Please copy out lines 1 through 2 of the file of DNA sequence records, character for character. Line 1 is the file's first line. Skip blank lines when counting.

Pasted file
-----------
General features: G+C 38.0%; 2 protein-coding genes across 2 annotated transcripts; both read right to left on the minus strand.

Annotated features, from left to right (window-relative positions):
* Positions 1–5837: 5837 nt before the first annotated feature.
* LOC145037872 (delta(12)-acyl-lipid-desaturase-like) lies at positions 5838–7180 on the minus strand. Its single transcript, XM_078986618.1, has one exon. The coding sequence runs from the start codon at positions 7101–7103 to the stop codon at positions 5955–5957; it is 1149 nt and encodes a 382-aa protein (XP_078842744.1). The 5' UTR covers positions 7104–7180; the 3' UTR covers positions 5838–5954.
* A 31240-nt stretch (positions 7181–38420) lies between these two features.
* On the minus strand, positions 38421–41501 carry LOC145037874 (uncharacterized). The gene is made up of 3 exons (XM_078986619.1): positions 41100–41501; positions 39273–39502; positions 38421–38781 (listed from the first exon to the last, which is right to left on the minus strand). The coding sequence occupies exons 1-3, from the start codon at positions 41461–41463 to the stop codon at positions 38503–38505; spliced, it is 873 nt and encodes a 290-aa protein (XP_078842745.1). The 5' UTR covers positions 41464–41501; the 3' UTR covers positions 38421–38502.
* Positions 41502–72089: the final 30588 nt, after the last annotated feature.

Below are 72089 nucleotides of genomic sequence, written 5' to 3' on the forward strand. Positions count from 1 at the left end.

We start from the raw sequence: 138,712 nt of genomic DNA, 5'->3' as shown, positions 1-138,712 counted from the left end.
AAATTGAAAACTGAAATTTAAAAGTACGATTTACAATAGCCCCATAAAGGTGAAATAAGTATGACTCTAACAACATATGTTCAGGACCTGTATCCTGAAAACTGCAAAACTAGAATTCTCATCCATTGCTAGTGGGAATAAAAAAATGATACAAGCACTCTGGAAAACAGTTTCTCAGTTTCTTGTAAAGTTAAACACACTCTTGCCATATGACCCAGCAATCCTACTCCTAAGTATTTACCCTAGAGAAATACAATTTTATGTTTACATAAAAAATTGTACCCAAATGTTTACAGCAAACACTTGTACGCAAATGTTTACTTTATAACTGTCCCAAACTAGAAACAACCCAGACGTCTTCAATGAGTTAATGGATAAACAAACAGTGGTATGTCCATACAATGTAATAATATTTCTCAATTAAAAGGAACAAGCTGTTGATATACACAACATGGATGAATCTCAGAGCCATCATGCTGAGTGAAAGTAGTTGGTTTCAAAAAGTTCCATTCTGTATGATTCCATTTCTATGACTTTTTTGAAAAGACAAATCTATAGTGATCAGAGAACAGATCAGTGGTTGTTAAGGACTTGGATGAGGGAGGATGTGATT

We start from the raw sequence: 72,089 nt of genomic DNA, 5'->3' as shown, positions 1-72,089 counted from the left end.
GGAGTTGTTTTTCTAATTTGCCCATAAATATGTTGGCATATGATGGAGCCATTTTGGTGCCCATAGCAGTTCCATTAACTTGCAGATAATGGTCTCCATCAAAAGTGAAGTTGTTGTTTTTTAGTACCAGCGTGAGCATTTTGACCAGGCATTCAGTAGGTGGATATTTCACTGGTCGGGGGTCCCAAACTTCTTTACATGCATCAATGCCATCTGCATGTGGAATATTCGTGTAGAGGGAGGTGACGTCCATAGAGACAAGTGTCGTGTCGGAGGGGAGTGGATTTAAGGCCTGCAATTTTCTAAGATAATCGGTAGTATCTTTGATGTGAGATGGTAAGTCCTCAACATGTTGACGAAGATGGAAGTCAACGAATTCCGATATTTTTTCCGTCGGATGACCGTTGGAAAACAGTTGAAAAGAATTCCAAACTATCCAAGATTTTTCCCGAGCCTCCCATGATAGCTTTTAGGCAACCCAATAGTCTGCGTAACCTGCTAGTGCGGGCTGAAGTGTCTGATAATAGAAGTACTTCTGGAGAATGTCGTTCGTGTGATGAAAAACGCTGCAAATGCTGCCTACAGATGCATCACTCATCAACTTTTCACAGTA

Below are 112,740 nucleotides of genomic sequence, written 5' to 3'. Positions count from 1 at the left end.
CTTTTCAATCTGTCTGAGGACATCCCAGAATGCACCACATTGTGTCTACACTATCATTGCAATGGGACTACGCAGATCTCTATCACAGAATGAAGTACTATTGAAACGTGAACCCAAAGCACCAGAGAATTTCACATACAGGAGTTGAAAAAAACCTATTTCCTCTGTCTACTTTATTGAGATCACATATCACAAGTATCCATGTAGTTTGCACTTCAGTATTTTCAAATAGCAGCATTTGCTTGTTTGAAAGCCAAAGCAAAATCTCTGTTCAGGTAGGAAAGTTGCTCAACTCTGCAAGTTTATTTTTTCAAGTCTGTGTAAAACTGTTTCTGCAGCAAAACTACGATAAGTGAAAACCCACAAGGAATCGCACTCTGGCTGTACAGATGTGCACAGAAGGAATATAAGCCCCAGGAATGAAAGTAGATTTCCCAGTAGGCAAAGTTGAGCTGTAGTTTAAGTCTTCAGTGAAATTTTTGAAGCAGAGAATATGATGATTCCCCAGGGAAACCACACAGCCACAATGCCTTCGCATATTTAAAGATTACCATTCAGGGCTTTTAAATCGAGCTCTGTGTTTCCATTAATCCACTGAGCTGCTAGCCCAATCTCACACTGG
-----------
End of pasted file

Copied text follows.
General features: G+C 38.0%; 2 protein-coding genes across 2 annotated transcripts; both read right to left on the minus strand.

Annotated features, from left to right (window-relative positions):